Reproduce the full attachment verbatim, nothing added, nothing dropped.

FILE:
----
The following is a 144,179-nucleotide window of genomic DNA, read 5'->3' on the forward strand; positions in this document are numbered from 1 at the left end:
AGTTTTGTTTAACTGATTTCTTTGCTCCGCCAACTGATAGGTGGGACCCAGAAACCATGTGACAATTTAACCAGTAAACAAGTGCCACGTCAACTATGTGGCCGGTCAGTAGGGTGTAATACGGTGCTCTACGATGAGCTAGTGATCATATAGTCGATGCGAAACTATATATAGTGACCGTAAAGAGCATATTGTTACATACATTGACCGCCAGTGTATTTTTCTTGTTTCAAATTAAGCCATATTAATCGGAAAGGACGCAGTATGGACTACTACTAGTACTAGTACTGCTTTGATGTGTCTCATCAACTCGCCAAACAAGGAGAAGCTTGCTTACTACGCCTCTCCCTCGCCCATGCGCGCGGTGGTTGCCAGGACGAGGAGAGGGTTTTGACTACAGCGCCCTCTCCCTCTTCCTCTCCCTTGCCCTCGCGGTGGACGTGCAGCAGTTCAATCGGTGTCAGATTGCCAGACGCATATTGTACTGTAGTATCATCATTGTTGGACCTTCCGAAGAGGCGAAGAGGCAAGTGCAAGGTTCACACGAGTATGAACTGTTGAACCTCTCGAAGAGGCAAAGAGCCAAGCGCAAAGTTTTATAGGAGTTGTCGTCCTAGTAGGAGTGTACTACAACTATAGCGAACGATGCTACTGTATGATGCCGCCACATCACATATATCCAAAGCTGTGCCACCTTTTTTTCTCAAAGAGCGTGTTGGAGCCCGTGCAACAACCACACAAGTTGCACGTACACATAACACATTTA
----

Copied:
The following is a 144,179-nucleotide window of genomic DNA, read 5'->3' on the forward strand; positions in this document are numbered from 1 at the left end:
AGTTTTGTTTAACTGATTTCTTTGCTCCGCCAACTGATAGGTGGGACCCAGAAACCATGTGACAATTTAACCAGTAAACAAGTGCCACGTCAACTATGTGGCCGGTCAGTAGGGTGTAATACGGTGCTCTACGATGAGCTAGTGATCATATAGTCGATGCGAAACTATATATAGTGACCGTAAAGAGCATATTGTTACATACATTGACCGCCAGTGTATTTTTCTTGTTTCAAATTAAGCCATATTAATCGGAAAGGACGCAGTATGGACTACTACTAGTACTAGTACTGCTTTGATGTGTCTCATCAACTCGCCAAACAAGGAGAAGCTTGCTTACTACGCCTCTCCCTCGCCCATGCGCGCGGTGGTTGCCAGGACGAGGAGAGGGTTTTGACTACAGCGCCCTCTCCCTCTTCCTCTCCCTTGCCCTCGCGGTGGACGTGCAGCAGTTCAATCGGTGTCAGATTGCCAGACGCATATTGTACTGTAGTATCATCATTGTTGGACCTTCCGAAGAGGCGAAGAGGCAAGTGCAAGGTTCACACGAGTATGAACTGTTGAACCTCTCGAAGAGGCAAAGAGCCAAGCGCAAAGTTTTATAGGAGTTGTCGTCCTAGTAGGAGTGTACTACAACTATAGCGAACGATGCTACTGTATGATGCCGCCACATCACATATATCCAAAGCTGTGCCACCTTTTTTTCTCAAAGAGCGTGTTGGAGCCCGTGCAACAACCACACAAGTTGCACGTACACATAACACATTTA